Medical Breakthroughs: Preparing Kids for Surgery

BACKGROUND: Parents play a very important role in preparing children for what to expect before and after surgery. If children are well prepared, they will have a better surgical experience.

Child Life Specialist Chantelle Bennett, says research shows one of the best ways to reduce a child's anxiety is to let them know what will happen, before it happens. Of course, she says, it needs to be tailored to their age and developmental level. Many hospitals offer a pre-operative tour and can help you and your child prepare for surgery.

One mistake to avoid is not telling your child anything. Bennett says sometimes parents try to not worry the child and don't tell them about the surgery. It can be even more traumatic if they are taken to the hospital and don't know why.

AHEAD OF TIME: Knowing what will happen will help reduce their fears.

  • Be careful of showing your anxiety to your child. Younger children especially look to their parents to know how to react to a situation. Talk about your own fears away from the child.

  • Bennett also says it is important not to downplay what may happen. If a child asks if something will hurt, be honest and say you don't know. Each person has a different pain tolerance and what doesn't hurt you, could be painful to him or her. Tell them you are unsure and you will wait to see what they think at the end.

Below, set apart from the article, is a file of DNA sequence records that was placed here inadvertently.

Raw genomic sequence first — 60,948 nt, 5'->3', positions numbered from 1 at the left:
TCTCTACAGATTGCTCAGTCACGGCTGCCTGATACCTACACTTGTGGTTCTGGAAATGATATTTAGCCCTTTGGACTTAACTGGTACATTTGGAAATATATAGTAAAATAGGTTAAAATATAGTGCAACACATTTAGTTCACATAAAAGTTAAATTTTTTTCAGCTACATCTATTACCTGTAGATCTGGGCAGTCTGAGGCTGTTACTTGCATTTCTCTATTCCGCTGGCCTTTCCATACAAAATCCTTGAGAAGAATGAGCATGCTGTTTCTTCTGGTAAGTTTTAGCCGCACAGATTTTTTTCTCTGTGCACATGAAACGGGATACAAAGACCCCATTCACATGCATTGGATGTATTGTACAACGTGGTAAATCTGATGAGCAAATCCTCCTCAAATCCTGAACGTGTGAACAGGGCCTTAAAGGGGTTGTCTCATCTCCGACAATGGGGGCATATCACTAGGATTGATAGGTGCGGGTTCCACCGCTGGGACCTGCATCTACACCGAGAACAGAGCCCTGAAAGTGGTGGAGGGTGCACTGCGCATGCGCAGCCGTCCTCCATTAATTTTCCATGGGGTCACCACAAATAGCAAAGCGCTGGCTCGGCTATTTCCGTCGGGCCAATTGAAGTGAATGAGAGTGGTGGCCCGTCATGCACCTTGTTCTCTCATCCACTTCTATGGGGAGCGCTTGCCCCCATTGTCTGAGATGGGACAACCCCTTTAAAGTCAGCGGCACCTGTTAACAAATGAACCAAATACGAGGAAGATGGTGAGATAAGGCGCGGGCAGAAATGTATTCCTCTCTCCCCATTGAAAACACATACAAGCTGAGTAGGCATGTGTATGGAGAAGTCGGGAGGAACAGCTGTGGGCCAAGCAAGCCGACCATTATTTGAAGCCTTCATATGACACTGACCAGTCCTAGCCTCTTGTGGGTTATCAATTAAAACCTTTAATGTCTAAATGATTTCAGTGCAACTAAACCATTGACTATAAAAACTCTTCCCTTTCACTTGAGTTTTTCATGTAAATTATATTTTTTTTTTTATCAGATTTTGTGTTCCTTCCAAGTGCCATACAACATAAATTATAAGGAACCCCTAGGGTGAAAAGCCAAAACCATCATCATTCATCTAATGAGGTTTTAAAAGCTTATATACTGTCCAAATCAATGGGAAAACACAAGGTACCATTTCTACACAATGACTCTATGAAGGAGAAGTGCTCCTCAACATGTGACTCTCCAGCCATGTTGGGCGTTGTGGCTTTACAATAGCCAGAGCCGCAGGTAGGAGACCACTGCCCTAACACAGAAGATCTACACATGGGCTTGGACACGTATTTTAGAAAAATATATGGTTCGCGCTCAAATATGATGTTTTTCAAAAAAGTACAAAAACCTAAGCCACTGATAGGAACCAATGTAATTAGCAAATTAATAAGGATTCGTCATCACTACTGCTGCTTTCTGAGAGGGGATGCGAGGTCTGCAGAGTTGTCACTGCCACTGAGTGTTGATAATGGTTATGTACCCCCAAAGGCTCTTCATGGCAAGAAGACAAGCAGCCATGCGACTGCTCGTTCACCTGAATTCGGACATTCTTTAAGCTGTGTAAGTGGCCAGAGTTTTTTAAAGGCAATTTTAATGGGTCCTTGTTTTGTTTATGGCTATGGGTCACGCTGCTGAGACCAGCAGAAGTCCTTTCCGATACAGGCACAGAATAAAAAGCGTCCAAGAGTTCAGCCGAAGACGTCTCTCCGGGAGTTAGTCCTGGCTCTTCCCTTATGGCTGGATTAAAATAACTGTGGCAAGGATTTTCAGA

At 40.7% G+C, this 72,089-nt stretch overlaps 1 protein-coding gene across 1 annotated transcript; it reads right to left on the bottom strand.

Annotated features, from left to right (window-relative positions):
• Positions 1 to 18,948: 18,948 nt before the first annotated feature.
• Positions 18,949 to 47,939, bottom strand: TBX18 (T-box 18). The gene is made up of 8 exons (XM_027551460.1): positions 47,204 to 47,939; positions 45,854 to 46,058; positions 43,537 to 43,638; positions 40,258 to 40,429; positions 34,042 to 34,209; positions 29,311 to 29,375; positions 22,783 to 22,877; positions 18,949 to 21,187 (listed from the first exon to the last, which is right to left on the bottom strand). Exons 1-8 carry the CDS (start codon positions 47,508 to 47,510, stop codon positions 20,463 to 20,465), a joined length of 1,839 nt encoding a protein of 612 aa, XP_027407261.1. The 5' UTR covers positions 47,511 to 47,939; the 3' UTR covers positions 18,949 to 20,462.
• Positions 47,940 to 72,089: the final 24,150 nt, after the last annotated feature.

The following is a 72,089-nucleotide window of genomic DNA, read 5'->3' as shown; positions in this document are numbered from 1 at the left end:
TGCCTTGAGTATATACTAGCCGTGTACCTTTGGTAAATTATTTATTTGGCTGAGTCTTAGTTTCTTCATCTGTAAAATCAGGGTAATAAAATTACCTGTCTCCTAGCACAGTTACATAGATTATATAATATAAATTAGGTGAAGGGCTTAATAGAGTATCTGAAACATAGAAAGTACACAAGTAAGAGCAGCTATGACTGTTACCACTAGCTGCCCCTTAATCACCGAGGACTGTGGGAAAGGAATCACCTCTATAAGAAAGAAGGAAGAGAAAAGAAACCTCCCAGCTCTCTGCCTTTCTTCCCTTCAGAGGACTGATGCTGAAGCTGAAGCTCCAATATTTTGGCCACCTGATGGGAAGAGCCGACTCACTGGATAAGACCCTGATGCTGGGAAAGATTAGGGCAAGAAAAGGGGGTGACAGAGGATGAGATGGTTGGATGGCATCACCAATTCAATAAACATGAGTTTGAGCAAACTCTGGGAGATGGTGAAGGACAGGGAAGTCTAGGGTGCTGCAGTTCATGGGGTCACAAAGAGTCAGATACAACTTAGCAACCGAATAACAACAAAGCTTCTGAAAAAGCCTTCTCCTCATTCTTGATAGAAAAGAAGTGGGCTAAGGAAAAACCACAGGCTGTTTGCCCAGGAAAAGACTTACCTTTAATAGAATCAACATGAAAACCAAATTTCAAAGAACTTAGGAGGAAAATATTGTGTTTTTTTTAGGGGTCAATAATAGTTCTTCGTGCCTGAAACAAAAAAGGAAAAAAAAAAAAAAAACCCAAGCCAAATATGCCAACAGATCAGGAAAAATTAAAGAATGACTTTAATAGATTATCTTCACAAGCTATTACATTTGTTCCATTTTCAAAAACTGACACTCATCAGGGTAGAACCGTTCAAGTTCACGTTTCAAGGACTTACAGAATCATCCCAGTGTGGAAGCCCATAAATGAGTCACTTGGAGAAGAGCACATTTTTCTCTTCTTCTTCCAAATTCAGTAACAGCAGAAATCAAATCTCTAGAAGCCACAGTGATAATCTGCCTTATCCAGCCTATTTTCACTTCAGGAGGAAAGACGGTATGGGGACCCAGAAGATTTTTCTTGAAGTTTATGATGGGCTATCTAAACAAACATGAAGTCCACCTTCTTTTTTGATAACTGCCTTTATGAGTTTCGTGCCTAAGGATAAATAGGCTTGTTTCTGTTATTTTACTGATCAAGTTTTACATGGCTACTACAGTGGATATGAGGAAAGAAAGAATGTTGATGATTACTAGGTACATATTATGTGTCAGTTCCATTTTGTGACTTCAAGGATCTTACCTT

• With younger children, use play therapy to gauge their feelings. Use a doll to show them what will happen or let them practice on the doll.

  • Chantelle also recommends you listen carefully to the questions they ask. The questions may reveal their underlying fears.

  • Consider other resources such as books or videos. A Hospital Story by Sara Bonnett Stein addresses the need for honesty about the situation and Sesame Street Goes to the Hospital is a video that explains Big Bird's trip to the hospital.

  • Since parents can't be with their child as they go into surgery, it helps to bring a familiar item of comfort with them such as a teddy bear or blanket.

AFTER SURGERY: After surgery, your child will likely be transported to the recovery room for close observation and care. Your child may waken quickly or may sleep for quite some time after surgery. This is not unusual as each child reacts differently to anesthesia.

Once your child is awake, you will be able to stay with your child until they are ready to leave the recovery room. Plan on your child being in the recovery room for at least one hour. Make sure you have explained to them ahead of time where they will be when they wake up from anesthesia and let them know that you will be there.

For More Information, Contact:

Heather Allebaugh
Florida Hospital
616 E. Rollins Street, Suite 103
Orlando, FL 32803
(407) 303-1917
heather.allebaugh@flhosp.org


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